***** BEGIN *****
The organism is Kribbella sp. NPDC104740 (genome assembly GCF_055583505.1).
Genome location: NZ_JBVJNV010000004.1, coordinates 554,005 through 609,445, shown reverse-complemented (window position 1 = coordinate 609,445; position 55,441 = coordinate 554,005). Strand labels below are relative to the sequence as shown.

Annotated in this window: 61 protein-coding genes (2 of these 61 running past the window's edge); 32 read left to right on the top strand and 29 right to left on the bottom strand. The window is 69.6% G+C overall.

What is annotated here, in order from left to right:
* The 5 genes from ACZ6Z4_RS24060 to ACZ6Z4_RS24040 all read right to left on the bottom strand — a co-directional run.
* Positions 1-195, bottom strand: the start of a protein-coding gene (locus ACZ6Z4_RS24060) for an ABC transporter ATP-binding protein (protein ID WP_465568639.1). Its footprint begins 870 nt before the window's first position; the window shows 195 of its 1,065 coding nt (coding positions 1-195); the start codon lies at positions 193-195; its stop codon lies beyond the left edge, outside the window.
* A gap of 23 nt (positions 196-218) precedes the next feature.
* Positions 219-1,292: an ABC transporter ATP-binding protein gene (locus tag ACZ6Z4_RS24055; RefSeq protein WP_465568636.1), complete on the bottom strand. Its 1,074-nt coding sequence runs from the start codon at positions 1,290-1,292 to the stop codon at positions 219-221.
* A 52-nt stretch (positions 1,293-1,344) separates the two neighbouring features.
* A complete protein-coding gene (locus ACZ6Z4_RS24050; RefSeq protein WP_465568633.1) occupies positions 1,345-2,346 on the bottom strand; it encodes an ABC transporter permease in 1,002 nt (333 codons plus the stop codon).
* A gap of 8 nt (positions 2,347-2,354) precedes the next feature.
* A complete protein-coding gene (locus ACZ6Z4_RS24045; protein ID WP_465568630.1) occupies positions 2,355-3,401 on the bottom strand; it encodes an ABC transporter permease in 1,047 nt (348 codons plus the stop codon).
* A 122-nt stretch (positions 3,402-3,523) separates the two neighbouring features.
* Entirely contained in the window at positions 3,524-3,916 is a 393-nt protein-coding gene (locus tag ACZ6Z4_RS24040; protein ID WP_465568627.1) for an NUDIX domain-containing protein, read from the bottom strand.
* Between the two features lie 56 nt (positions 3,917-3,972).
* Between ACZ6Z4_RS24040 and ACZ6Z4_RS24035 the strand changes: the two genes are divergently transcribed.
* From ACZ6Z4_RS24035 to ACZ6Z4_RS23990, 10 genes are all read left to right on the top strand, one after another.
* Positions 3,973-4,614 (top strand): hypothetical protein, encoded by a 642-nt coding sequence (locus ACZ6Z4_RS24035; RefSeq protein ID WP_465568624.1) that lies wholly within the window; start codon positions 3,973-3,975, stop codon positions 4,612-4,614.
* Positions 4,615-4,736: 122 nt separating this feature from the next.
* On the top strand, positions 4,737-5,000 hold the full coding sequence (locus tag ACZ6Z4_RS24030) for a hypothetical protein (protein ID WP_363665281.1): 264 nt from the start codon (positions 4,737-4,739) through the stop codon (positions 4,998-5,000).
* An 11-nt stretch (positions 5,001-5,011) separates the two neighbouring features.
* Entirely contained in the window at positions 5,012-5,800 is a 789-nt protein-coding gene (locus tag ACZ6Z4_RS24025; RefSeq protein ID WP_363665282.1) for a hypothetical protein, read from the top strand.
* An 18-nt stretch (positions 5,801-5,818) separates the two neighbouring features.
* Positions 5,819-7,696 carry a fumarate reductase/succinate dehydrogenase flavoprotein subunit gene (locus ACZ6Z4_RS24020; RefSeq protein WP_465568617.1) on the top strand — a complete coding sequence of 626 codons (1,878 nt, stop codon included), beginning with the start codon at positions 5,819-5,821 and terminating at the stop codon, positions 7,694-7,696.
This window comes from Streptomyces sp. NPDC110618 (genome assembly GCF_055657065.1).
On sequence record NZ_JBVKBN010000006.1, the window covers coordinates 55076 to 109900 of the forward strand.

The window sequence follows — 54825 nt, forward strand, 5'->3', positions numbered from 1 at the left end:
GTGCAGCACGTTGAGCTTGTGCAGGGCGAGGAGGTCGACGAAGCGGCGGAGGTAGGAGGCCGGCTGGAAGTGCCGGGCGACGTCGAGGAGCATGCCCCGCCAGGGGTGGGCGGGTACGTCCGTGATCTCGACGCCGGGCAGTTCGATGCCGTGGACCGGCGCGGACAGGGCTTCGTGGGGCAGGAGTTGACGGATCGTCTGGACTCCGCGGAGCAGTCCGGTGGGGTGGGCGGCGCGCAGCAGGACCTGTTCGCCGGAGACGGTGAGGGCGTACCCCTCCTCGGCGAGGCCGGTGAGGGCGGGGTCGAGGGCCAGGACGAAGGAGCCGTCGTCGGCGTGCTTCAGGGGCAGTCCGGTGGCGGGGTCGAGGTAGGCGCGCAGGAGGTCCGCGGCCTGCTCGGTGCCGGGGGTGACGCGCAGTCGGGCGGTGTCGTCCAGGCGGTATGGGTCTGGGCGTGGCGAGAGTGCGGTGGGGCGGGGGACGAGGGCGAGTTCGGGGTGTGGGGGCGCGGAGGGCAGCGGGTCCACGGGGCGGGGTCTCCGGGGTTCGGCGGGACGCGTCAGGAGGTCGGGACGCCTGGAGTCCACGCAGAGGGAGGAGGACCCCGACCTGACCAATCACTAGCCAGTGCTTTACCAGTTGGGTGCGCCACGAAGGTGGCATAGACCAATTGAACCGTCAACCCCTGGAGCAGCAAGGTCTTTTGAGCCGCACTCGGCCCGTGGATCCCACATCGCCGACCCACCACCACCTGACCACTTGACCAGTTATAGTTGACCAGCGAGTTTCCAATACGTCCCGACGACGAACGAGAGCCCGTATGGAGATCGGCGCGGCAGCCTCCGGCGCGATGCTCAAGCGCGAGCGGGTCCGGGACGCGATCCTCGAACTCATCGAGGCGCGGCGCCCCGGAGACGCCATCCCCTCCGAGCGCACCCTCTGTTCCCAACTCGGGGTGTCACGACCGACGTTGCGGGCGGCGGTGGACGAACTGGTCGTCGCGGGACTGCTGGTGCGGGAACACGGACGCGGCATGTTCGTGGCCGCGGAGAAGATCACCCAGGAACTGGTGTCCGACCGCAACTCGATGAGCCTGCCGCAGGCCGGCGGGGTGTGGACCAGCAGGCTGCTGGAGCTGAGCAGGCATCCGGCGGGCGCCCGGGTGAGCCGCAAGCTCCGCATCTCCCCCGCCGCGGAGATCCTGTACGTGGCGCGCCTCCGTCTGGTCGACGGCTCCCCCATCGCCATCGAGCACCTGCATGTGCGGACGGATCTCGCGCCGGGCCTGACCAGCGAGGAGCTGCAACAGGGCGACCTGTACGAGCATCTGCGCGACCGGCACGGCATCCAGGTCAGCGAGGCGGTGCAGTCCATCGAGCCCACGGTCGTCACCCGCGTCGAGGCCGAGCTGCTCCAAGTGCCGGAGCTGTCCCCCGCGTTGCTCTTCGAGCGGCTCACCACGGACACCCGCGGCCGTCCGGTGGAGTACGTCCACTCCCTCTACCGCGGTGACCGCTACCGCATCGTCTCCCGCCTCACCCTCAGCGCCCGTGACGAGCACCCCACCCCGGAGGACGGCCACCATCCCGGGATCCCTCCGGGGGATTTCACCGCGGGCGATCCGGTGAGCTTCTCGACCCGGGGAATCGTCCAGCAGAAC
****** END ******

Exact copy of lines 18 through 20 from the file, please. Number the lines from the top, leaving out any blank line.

* Positions 3,973-4,614 (top strand): hypothetical protein, encoded by a 642-nt coding sequence (locus ACZ6Z4_RS24035; RefSeq protein ID WP_465568624.1) that lies wholly within the window; start codon positions 3,973-3,975, stop codon positions 4,612-4,614.
* Positions 4,615-4,736: 122 nt separating this feature from the next.
* On the top strand, positions 4,737-5,000 hold the full coding sequence (locus tag ACZ6Z4_RS24030) for a hypothetical protein (protein ID WP_363665281.1): 264 nt from the start codon (positions 4,737-4,739) through the stop codon (positions 4,998-5,000).